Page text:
“Last night’s shooting death of a 16-year-old girl is a horrible tragedy, made worse by the circumstances the police have shared with me,” said Johnson in a statement. “This victim appears to have been a hardworking teenager with her future bright and ahead of her. Instead, that light has been snuffed out by senseless gun violence. I offer my deepest condolences to her family and friends.”

Based on MPD media alerts, there have already been eight non-fatal shootings, with 10 total victims, in 2021. The first involved a nine-year-old at 12:10 a.m. on Jan. 1.

“Gunfire does not solve problems; it does not offer the protection that people imagine; and, too often, there are unintended, innocent victims. Milwaukee can be a safer city, and an important part of increased safety is stopping those who use guns to show-off, to threaten, or to deal with their problems,” said Johnson.

Police Chief Jeffrey Norman became acting chief in December 2020 and permanent chief in November. He’s pledged to focus on community-oriented policing to address the surge in violence.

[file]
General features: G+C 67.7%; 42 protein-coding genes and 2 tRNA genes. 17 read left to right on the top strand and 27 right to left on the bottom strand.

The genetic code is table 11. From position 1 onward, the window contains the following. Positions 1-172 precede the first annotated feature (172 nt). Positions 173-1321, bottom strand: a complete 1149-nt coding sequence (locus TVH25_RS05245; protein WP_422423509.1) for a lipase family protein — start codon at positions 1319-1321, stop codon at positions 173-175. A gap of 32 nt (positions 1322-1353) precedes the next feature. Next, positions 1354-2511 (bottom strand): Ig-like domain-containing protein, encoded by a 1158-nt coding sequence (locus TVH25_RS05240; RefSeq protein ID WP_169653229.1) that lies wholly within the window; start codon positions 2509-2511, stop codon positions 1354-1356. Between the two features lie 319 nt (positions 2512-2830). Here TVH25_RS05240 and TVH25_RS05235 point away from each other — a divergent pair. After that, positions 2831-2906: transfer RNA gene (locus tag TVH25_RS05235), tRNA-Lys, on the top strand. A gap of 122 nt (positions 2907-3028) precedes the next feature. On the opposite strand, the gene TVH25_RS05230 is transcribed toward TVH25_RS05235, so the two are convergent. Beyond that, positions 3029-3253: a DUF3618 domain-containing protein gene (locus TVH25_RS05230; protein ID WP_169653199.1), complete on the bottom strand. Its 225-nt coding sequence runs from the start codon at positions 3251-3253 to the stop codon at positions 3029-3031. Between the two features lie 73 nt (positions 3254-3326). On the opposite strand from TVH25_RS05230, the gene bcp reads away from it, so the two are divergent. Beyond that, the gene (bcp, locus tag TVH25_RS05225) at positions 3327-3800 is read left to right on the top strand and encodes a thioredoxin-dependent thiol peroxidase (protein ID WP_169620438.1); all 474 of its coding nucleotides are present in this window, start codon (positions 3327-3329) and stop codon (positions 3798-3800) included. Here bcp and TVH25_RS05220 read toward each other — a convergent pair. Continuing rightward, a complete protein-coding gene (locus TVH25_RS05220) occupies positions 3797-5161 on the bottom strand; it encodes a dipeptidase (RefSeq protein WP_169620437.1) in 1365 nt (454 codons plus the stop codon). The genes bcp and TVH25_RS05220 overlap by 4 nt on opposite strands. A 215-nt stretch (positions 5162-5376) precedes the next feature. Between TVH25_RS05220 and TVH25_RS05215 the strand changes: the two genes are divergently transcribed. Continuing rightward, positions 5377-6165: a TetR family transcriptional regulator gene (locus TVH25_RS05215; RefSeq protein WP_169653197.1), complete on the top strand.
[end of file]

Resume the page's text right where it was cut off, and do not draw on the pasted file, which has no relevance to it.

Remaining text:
“This is an all-hands-on-deck approach, we cannot be one group working on this issue,” he said in October, noting the department engages with the Office of Violence Prevention, residents, its own “shoot review” team and others. “I know that there is more to do, but we are leaps and bounds ahead of where we were before.”

According to MPD data, the three largest known causes of shootings are arguments, poor conflict resolution and drugs (either use or sale). When looking exclusively at homicides, domestic incidents and robberies appear in the top three. Norman said the department is seeing a surge in people grabbing firearms to resolve disputes.

Alongside the surge in shootings, the city’s ability to solve cases is declining. MPD closed 77% of cases in 2019, 55% in 2020 and 46% in the first half of 2021 according to a staff report.